Whether others follow you is entirely a product of your past behavior. If you were routinely late, never had a clean rifle, exhibited poor judgement, or seemed not to take the experiences of others into consideration when making even small decisions as a member of the group, then no one is going to follow you out of the foxhole.
So how can you be ready for the unexpected? Approach crisis the same way world-class athletes approach big games: visualize scenarios to build muscle memory for things yet to happen.
Anticipating and imagining future challenges will improve the likelihood that when a crisis becomes real, it will feel like the second or third time you have “faced” it, not the first.
When you hear or read about a tricky situation faced by others, give yourself a time limit to come up with what to do or say if in the same situation. Training for these moments helps you you respond better; without training, you increase the chances of a bungled response.
Develop a crisis mindset
In a moment of crisis, you are likely going to need a crisis mindset, in which you simultaneously address the worst-case scenario while working through many possible solutions and assessing the probability of success for each move. Forbes once argued that this mindset was one of the greatest leadership attributes of Steve Jobs.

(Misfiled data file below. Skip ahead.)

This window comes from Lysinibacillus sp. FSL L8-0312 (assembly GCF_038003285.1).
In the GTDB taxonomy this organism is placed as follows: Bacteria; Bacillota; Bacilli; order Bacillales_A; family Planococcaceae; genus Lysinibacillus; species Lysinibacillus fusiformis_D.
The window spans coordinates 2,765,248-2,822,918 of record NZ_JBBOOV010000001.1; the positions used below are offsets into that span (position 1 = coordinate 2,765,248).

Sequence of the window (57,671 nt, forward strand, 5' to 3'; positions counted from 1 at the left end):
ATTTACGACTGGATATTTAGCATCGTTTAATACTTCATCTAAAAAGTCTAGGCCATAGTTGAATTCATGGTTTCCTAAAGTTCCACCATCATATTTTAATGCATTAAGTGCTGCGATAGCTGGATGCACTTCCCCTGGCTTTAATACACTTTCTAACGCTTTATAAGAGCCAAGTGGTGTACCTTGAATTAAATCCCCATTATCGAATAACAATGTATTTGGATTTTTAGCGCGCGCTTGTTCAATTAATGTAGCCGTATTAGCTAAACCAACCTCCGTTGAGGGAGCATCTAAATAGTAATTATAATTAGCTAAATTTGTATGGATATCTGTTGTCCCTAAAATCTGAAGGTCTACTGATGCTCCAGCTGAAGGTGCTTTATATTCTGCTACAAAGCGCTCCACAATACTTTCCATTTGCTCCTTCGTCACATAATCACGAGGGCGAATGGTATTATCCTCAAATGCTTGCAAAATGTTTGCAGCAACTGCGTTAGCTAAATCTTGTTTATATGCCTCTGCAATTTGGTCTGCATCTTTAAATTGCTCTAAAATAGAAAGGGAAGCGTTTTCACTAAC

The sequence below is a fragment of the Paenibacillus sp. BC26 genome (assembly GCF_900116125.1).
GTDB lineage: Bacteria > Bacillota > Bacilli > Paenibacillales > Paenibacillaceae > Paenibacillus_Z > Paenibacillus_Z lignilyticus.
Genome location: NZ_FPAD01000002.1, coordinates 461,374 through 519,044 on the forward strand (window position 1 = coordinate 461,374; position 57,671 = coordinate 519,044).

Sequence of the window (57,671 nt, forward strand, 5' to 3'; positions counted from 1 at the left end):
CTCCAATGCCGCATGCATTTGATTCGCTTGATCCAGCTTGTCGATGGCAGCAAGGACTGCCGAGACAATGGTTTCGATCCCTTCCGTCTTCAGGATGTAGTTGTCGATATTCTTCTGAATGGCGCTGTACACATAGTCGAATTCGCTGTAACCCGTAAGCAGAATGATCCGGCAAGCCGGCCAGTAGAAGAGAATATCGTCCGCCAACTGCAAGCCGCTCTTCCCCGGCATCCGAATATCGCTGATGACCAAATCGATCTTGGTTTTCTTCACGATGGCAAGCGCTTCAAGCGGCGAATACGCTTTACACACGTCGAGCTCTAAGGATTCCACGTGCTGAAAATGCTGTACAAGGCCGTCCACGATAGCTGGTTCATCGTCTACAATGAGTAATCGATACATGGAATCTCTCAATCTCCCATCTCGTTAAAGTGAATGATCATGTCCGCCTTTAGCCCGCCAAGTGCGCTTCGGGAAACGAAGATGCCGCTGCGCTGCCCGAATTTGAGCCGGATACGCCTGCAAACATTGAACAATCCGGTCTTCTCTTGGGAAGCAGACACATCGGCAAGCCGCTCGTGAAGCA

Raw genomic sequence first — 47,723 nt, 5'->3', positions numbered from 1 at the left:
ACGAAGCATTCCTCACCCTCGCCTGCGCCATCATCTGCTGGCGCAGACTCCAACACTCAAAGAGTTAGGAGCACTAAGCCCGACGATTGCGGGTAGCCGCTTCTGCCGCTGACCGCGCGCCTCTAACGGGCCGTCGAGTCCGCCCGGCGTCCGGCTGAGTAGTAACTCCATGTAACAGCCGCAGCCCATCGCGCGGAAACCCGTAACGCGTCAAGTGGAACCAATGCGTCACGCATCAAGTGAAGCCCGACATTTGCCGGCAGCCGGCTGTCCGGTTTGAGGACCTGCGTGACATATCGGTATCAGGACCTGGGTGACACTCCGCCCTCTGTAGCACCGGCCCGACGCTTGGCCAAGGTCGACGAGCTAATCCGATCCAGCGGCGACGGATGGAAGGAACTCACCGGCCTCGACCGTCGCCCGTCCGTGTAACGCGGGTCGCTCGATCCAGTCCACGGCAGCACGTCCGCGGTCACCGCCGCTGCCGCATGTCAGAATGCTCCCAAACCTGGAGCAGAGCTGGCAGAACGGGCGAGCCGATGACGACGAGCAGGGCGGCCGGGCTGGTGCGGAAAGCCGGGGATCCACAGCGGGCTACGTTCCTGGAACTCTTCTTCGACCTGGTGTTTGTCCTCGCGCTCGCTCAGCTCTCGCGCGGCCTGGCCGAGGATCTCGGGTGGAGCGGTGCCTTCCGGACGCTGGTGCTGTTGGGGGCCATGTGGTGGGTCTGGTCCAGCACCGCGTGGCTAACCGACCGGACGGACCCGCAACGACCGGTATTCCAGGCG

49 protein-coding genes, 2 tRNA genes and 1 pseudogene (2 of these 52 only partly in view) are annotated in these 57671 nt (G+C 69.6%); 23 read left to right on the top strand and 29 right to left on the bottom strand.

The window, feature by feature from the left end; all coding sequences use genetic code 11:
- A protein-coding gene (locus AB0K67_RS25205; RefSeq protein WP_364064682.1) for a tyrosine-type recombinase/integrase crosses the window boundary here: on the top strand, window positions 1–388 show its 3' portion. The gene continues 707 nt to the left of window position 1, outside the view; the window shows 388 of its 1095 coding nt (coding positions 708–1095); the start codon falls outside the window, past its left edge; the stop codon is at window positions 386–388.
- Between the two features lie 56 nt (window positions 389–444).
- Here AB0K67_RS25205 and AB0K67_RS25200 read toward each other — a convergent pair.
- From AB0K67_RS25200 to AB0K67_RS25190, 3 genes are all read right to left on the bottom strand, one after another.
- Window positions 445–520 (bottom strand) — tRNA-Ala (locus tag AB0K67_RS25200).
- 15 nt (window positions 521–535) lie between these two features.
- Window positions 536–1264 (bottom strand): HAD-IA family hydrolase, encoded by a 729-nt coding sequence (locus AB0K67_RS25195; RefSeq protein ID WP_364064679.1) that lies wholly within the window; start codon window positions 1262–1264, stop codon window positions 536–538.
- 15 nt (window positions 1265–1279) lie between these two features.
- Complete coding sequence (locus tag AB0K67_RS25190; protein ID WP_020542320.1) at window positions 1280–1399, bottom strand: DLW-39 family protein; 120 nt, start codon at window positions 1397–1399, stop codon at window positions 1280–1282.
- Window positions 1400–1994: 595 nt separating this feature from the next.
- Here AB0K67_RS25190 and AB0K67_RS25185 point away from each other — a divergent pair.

Another aspect of this crisis mindset is to focus on the things that matter most. Consider what you want people to say about you and your organization, and write those things down — ideally no more than three each.
Look at this list before any town hall, executive session, task-force meeting, difficult conversations, or engagement with media or other key audiences. Share your lists with the leadership team and ask that they do the same exercise. It helps remind everyone of what is important and prompts slightly different — and better — choices regarding what they say and do in key moments.
Most importantly, in a crisis mindset, recognize and harness constructive tension — and kill the destructive kind.
Denis McDonough was deputy national security advisor and later promoted to chief of staff under Obama. While he was in the first role, I once asked him how he so frequently got people who didn’t agree to make and support decisions when national security and human lives were on the line.